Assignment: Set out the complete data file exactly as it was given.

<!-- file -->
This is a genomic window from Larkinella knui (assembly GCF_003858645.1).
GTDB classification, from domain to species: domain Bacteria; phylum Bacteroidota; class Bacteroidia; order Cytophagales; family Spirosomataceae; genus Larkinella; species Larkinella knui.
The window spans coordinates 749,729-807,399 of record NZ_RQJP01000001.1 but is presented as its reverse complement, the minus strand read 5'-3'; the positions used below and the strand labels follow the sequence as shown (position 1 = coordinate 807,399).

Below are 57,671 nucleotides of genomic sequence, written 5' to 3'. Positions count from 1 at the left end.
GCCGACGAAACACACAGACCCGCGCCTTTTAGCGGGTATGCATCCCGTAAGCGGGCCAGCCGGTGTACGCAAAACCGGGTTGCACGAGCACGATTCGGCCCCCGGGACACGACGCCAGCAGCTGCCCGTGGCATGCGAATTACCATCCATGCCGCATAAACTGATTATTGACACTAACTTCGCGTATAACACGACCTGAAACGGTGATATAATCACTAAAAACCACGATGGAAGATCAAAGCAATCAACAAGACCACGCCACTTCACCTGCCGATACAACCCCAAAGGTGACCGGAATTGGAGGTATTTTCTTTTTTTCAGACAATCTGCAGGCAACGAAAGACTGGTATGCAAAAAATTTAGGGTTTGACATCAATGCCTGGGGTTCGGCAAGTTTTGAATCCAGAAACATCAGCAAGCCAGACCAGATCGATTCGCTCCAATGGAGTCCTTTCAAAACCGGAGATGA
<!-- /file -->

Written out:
This is a genomic window from Larkinella knui (assembly GCF_003858645.1).
GTDB classification, from domain to species: domain Bacteria; phylum Bacteroidota; class Bacteroidia; order Cytophagales; family Spirosomataceae; genus Larkinella; species Larkinella knui.
The window spans coordinates 749,729-807,399 of record NZ_RQJP01000001.1 but is presented as its reverse complement, the minus strand read 5'-3'; the positions used below and the strand labels follow the sequence as shown (position 1 = coordinate 807,399).

Below are 57,671 nucleotides of genomic sequence, written 5' to 3'. Positions count from 1 at the left end.
GCCGACGAAACACACAGACCCGCGCCTTTTAGCGGGTATGCATCCCGTAAGCGGGCCAGCCGGTGTACGCAAAACCGGGTTGCACGAGCACGATTCGGCCCCCGGGACACGACGCCAGCAGCTGCCCGTGGCATGCGAATTACCATCCATGCCGCATAAACTGATTATTGACACTAACTTCGCGTATAACACGACCTGAAACGGTGATATAATCACTAAAAACCACGATGGAAGATCAAAGCAATCAACAAGACCACGCCACTTCACCTGCCGATACAACCCCAAAGGTGACCGGAATTGGAGGTATTTTCTTTTTTTCAGACAATCTGCAGGCAACGAAAGACTGGTATGCAAAAAATTTAGGGTTTGACATCAATGCCTGGGGTTCGGCAAGTTTTGAATCCAGAAACATCAGCAAGCCAGACCAGATCGATTCGCTCCAATGGAGTCCTTTCAAAACCGGAGATGA